Suspected Hindu extremists set fire to a church in India’s Andhra Pradesh state, burning it to the ground because local Christians refused to stop worshiping together.
On Sept. 8, neighbors of the Christian Miracle Church, located in Ponduru town, reported flames and smoke coming out of the church building, persecution watchdog International Christian Concern reports.
Pastor Prabhu Das, who has led Christian Miracle Church for nearly 38 years, and his son, Jeevan, arrived on the scene in time to witness flames engulf the church building. The pastor’s car was also destroyed.
Following the arson attack, the pastor filed a formal complaint with police against the unknown assailants. His son told ICC that Hindu extremists had previously threatened the church and ordered the Christians to stop meeting together.
“We have encountered opposition from the Hindu religious extremists several times in the past,” Jeevan said. “The radicals have threatened us to stop the church activities in the town. They have warned us of the consequences if we failed to close down the church.”
“I never expected this to happen,” Jeevan continued. “I suspect this is the work of those who threatened us and told us to close down the church.”
Jeevan said the arson attack has “caused a lot of terror and concern among the members of our church,” which has about 300 congregants.
“Unless the culprits are brought to justice, the attendance of the church could go down significantly. Please pray that justice will be served in this case,” he said.
Such reports are not uncommon in India, where Christians constitute 2.3% of the population.
Though religious freedom is protected in the country’s constitution, incidents targeting Indian Christians have risen steeply since 2014, when Narendra Modi of the Bharatiya Janata Party came to power.
John Prabhudoss, chairman of the Federation of Indian American Christian Organizations of North America, told The Christian Post that Modi's reelection has "brought about a sense of confidence among the Hindu radical party cadre that now they can attack the Christians and other religious minorities with impunity and they do not have to worry about the law enforcement."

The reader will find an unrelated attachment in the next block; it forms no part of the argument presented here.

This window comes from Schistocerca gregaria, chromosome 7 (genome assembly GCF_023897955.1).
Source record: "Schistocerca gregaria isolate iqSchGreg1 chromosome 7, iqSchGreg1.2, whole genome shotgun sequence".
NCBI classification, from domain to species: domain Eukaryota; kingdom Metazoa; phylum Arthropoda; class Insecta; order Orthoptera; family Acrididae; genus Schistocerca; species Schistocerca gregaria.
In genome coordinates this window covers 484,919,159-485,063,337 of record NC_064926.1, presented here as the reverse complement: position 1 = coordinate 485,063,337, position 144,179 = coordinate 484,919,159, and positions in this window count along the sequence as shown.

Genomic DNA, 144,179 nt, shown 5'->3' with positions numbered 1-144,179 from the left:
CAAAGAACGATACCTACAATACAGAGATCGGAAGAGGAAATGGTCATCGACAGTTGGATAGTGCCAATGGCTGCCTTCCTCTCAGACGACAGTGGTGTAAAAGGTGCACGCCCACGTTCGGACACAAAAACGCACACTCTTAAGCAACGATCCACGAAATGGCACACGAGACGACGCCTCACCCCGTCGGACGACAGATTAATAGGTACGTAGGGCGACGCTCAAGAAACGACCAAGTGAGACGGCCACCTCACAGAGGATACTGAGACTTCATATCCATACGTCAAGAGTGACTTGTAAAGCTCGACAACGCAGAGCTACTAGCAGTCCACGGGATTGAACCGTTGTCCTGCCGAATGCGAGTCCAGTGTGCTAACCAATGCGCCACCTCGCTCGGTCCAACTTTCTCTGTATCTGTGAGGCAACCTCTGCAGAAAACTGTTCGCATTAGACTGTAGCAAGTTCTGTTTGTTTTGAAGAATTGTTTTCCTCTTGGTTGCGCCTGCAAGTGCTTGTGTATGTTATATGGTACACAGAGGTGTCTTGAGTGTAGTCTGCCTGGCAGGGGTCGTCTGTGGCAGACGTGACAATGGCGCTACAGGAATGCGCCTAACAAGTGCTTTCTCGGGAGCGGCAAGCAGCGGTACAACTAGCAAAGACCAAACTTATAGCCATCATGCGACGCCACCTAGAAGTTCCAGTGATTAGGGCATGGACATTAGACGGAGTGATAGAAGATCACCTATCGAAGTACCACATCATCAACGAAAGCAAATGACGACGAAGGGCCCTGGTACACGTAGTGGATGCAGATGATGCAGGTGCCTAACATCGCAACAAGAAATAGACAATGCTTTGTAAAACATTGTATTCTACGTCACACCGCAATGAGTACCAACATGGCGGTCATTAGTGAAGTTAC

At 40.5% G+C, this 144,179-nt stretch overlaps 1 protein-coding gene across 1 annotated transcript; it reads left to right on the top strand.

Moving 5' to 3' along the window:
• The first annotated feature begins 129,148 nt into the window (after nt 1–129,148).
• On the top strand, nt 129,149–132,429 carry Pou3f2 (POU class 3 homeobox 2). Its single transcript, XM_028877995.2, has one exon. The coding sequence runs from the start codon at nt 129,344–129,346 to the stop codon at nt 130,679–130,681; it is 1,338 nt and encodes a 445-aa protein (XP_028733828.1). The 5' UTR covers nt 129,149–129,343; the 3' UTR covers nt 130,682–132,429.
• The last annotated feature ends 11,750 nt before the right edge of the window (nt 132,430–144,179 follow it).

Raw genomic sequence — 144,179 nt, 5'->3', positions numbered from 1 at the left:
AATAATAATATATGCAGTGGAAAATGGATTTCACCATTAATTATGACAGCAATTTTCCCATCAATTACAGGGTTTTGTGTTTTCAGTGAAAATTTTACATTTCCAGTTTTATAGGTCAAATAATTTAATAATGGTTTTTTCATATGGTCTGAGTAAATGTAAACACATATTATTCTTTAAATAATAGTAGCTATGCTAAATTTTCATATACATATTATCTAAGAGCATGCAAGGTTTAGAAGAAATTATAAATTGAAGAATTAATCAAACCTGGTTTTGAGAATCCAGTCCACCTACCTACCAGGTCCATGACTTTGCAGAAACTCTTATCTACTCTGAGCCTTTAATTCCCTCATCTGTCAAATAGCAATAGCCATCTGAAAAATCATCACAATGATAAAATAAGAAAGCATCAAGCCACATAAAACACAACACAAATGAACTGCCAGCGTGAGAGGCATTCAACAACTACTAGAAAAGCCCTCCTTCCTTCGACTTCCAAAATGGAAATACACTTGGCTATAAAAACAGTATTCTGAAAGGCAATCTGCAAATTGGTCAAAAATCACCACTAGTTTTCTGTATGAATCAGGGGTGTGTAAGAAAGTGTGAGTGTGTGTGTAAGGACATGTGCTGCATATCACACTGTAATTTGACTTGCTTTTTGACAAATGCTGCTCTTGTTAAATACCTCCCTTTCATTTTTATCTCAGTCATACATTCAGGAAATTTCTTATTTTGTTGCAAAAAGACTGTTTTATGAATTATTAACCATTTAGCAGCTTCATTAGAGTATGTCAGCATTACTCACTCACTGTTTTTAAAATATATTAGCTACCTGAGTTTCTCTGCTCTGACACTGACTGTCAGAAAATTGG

"Most Christian victims in the past could not go to the police, but now it is almost certain that only victims will be charged by the police if they go to them. The police are scared of acting against Hindu party members who are attacking the Christians," he said.
According to Persecution Relief, which tracks anti-Christian persecution and harassment in India, crimes against Christians in India increased 60% between 2016 and 2019.
Several states in India have adopted anti-conversion laws that seek to prevent any person from converting or attempting to convert, either directly or otherwise, another person through “forcible” or “fraudulent” means or by “allurement” or “inducement.”
However, extremists often use such laws as an excuse to disrupt church services and harass Christians.
Last month, members of the Sarya Adivasi Samaj group destroyed the homes of 15 Christian families in the Kondagoan district of India’s Chhattisgarh state because they refused to renounce their faith.
India is ranked at No. 10 on Christian support organization Open Doors’ 2020 World Watch List of the countries where it is most difficult to be a Christian. Open Doors notes that converts to Christianity from a Hindu background are “especially vulnerable to persecution” and are constantly under pressure to return to Hinduism.